“In this case, both prongs of that test have been met … There is no need for further study. EPA has all of the evidence it needs to make an endangerment finding.”
The EPA was unable to comment for this story by deadline.
Another green group, Friends of the Earth U.S., has pushed this line with the EPA in the past, and been turned down. Indeed, the current petition is actually a request for reconsideration of a similar petition filed with the regulator in 2006, while two years ago a court refused to force the agency to take further action.
In 2010, the EPA did take initial steps to start drafting a rule, but that didn’t include the endangerment finding and the agency has since stated that it needs to undertake more analysis. In mid-2012 it responded to the original Friends of the Earth petition, however, and has said it could decide on future action by the end of 2015.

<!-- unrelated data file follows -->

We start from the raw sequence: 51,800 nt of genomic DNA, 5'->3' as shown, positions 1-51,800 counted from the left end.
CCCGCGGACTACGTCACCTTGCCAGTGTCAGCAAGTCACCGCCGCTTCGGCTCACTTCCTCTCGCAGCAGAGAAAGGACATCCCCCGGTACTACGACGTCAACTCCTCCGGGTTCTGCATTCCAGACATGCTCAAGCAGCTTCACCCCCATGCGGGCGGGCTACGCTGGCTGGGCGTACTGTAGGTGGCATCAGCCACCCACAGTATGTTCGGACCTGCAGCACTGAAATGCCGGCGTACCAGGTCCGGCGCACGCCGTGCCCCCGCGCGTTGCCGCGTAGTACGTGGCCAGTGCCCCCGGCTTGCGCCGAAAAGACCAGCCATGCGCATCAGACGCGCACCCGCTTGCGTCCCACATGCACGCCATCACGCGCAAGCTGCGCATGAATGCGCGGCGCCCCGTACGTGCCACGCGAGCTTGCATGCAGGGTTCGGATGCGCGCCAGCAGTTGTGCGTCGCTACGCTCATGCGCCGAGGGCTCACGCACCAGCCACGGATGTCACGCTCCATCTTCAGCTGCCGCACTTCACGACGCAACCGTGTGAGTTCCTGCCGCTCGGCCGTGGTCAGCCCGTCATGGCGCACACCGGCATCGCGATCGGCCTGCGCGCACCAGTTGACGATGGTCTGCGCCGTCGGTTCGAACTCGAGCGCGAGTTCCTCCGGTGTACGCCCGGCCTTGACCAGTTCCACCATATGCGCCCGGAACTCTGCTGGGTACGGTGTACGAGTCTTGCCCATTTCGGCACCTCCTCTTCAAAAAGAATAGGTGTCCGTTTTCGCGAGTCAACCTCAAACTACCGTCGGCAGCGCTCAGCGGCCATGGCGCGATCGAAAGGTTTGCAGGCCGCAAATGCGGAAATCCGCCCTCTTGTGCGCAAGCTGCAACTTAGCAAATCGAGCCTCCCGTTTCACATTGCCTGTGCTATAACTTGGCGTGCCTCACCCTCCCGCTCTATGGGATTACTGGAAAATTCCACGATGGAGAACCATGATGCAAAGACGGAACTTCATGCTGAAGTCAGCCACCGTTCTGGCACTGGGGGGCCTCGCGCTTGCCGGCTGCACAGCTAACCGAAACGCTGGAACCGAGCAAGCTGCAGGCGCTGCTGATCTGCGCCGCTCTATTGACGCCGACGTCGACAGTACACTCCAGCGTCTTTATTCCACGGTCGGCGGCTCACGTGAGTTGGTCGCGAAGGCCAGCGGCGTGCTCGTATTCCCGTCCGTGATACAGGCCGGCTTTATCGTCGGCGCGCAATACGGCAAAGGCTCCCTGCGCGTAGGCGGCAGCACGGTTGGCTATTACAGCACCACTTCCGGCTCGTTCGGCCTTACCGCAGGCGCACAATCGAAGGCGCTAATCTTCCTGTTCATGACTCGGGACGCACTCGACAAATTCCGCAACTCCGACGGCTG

It didn’t commit to that date, however. And advocates say new evidence has emerged that wasn’t taken into account during the legal proceedings and past agency decisions.
“We’ve seen the EPA issue the results of a lead-monitoring study at 17 airports, including findings of lead levels higher than federal standards,” Marcie Keever, legal director at Friends of the Earth, which took part in Monday’s petition, told IPS.
“In addition, in 2011 a study from Duke University reported on the severe negative impacts of lead from aircraft, finding elevated levels of lead in the blood of those living within 500 meters of airports.”
The EPA’s powers have become intensely politicised in recent years, due both to the agency’s positioning as the prime regulator on greenhouse gas emissions and the perception that its rules often increase companies’ operating costs.